How to request a credit line increase

Many lenders allow you to request a credit line increase online, and often times the request is processed instantly. In other cases, you might have to call the number on the back of your credit card and ask to speak with a customer service representative.

In either case, prior to requesting a credit line increase, it’s strongly recommended that you make consistent payments for at least 12 months and keep your balance low. Most lenders require 6 to 12 months of on-time payment history, and high balances may indicate financial distress. A failure to take these actions may result in your request being rejected.

Is a 720 a good credit score? Is 730 a good credit score?

In 2021, the average FICO score in the U.S. was 716, which is seen as good.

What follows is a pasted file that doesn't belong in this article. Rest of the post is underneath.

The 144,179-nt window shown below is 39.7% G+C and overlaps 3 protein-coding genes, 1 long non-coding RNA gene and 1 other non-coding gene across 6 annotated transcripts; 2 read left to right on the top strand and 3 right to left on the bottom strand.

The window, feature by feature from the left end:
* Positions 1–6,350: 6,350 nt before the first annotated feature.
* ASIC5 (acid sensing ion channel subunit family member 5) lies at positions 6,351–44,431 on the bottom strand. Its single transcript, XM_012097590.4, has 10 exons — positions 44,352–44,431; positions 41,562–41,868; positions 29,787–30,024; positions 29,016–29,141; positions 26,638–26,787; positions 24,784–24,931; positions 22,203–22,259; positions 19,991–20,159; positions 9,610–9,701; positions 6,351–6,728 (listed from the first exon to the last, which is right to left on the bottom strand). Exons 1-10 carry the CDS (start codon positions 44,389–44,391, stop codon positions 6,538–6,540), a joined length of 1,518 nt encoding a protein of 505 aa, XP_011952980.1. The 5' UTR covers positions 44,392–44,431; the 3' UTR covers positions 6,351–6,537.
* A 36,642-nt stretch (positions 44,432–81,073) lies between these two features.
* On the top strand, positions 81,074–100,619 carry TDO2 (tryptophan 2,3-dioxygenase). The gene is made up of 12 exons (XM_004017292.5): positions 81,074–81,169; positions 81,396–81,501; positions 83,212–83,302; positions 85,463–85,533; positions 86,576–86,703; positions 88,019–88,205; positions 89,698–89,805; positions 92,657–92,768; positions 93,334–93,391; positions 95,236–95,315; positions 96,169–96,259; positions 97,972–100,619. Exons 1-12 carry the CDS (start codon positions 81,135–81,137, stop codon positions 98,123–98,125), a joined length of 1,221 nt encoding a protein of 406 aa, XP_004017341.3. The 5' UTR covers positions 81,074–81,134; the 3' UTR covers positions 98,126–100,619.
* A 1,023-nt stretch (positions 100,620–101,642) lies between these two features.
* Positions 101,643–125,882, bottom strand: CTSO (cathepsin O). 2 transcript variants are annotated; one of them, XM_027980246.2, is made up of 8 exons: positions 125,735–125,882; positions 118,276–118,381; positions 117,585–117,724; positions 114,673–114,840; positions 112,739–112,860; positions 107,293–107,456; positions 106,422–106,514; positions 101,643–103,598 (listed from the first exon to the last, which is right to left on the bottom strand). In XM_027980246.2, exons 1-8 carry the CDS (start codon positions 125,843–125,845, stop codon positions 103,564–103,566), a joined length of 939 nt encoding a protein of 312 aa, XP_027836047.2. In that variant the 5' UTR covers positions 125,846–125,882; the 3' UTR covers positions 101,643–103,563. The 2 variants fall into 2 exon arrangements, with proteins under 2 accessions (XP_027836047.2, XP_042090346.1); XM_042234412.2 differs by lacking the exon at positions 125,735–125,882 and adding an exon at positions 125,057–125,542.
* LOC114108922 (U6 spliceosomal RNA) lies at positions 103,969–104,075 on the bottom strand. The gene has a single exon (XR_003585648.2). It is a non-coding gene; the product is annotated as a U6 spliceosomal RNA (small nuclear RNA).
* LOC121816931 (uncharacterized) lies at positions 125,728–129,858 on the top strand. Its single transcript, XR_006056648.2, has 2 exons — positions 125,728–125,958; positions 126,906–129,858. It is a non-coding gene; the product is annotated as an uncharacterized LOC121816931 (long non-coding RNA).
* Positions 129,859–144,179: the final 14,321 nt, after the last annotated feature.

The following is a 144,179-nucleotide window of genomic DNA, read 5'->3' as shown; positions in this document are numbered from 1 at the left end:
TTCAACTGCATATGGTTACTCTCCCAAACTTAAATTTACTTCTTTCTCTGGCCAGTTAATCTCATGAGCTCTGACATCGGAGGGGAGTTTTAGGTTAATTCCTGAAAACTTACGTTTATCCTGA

Here are the FICO score ranges:

  • Poor: 300 – 579
  • Fair: 580 – 669
  • Good: 670 – 739
  • Very Good: 740 – 799
  • Exceptional: 800 – 850

In 2021, the average VantageScore in the U.S. was 695, which is seen as very good.

Here are the VantageScore ranges:

  • Poor: 300 – 499
  • Fair: 500 – 600
  • Good: 601 – 660
  • Very Good: 661 – 780
  • Exceptional: 781 – 850

How long does a repo stay on your credit? How long does a collection stay on your credit report?

Here is how long various derogatory marks remain on your credit reports:

Hard inquiries 2 years
Money owed to the government7 years
Late payments7 years
Foreclosures7 years
Short sales7 years
Collection accounts7 years
Chapter 13 bankruptcies7 years
Judgments7 years, or until the statute of limitations expires. Whichever is longer.
Unpaid taxesIndefinitely, or 7 years from the last date paid.
Unpaid student loansIndefinitely, or 7 years from the last date paid.
Chapter 7 bankruptcies10 years

Most negative items will fall off your credit report seven years from the date of your first missed payment. This doesn’t mean your credit will be damaged for seven years though. If you otherwise use credit responsibly, your credit score may start to recover from a derogatory remark within three months to six years.

If a negative item is still on your credit report after seven years, you can contact the credit bureau directly and ask to have it removed.